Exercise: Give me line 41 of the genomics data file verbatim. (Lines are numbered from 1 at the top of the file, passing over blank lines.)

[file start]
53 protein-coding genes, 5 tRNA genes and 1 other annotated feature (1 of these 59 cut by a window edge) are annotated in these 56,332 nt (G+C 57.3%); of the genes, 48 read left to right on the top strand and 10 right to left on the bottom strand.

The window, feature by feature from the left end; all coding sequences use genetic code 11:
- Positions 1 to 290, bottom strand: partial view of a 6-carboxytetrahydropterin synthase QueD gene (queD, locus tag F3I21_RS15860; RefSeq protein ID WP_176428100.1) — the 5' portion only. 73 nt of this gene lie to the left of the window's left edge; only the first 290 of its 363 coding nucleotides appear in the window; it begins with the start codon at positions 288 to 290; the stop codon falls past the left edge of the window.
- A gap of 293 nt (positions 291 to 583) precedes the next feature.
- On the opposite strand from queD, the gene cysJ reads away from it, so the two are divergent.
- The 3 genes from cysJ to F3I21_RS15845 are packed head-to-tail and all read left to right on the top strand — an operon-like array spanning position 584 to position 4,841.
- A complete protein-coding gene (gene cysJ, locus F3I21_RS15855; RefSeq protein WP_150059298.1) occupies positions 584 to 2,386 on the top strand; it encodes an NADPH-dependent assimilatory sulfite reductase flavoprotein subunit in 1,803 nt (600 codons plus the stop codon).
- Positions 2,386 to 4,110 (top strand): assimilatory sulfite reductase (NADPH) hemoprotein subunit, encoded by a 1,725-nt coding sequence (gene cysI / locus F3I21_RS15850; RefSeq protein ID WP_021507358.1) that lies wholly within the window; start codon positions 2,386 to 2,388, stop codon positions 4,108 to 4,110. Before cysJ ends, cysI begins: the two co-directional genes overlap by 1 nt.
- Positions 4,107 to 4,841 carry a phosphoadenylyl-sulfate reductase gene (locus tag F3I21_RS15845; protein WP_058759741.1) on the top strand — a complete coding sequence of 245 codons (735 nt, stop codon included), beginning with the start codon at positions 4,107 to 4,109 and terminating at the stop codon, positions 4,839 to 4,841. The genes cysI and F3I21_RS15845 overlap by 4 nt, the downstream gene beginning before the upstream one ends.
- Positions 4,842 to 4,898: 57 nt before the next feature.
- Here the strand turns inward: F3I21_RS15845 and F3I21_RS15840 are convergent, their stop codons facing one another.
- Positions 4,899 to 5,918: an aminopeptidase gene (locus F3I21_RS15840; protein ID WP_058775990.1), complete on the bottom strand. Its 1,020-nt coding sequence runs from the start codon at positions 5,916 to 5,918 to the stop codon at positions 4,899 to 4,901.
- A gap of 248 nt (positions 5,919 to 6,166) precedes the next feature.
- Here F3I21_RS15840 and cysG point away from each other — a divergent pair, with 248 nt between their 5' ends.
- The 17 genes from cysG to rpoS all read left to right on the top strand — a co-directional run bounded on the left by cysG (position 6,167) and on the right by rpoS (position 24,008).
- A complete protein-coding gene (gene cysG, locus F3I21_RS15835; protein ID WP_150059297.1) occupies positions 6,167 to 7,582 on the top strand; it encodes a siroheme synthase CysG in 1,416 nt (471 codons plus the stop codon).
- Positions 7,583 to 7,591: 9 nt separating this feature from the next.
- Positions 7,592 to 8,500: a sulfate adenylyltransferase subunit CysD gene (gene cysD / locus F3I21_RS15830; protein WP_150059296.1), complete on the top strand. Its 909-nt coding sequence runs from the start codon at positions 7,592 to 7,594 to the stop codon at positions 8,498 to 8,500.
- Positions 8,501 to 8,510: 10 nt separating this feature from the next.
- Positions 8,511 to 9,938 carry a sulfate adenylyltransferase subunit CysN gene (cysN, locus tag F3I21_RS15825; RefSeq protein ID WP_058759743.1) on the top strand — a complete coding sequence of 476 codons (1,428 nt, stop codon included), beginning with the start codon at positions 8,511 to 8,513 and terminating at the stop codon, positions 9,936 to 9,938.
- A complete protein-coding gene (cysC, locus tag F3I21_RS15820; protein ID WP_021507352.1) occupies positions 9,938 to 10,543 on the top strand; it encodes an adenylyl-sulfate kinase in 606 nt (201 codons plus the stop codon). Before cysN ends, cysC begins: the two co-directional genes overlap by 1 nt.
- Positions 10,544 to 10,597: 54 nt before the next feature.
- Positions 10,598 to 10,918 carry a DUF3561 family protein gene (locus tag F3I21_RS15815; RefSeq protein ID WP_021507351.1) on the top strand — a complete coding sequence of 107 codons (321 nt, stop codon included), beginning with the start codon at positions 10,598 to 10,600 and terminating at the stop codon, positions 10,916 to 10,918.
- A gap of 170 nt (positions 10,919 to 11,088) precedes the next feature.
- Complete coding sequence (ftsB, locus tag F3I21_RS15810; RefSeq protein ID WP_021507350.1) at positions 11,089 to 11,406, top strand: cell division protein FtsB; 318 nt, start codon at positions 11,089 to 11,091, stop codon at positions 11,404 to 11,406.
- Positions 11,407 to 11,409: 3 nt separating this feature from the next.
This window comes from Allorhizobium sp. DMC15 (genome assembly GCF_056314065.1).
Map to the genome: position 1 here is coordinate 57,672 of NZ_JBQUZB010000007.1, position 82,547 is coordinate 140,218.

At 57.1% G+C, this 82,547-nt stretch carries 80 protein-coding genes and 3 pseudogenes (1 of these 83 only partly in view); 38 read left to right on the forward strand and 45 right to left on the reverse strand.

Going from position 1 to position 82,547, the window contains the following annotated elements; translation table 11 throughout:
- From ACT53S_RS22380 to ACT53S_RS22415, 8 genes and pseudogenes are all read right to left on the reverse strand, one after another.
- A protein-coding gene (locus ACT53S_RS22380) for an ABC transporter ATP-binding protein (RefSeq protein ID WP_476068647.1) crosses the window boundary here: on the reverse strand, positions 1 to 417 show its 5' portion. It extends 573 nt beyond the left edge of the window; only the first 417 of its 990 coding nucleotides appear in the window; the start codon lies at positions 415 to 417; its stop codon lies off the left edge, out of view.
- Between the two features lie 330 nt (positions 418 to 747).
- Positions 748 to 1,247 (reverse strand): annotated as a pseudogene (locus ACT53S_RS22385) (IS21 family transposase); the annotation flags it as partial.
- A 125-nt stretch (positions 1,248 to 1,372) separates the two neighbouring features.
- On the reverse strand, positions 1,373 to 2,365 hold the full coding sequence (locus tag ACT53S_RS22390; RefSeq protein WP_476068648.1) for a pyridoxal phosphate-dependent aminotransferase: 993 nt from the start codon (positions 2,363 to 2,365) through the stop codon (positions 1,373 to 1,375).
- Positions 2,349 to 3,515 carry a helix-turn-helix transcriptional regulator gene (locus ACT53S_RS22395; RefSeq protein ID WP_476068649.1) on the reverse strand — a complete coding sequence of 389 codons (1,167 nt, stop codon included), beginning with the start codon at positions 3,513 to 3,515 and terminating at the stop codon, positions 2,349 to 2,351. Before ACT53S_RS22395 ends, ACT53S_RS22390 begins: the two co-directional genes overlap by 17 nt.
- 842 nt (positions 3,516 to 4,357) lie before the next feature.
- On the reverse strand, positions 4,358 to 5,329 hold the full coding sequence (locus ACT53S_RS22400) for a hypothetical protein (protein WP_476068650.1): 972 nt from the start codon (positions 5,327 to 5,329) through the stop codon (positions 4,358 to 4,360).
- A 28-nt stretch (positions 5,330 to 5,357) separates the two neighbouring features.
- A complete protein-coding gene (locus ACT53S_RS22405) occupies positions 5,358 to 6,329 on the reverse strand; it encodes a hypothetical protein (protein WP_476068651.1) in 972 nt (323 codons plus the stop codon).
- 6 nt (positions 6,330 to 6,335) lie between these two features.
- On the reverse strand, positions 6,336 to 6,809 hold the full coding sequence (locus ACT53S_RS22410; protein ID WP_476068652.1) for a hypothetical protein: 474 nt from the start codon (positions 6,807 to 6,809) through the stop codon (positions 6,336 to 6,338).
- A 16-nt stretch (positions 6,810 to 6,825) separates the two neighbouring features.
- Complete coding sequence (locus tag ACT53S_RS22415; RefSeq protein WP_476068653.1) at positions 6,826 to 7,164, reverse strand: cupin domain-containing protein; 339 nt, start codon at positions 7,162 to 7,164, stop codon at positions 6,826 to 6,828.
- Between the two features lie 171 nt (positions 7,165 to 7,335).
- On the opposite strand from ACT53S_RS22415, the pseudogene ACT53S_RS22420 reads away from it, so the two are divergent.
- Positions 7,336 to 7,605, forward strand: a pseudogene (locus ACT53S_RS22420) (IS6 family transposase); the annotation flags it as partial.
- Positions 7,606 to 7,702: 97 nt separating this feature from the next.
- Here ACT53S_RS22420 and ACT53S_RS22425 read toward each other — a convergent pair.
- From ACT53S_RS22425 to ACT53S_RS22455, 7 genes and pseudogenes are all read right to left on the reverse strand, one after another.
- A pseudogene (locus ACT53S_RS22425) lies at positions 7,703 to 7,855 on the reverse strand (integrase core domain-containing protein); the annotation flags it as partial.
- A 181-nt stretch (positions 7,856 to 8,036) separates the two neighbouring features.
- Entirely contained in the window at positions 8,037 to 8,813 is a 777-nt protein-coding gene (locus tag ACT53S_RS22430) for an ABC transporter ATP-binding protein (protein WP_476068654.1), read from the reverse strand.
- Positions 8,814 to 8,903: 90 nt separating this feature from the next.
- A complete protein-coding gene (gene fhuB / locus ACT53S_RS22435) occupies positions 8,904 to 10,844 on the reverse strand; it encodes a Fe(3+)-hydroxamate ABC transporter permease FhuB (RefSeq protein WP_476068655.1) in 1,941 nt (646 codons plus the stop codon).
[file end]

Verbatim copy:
- A complete protein-coding gene (locus ACT53S_RS22405) occupies positions 5,358 to 6,329 on the reverse strand; it encodes a hypothetical protein (protein WP_476068651.1) in 972 nt (323 codons plus the stop codon).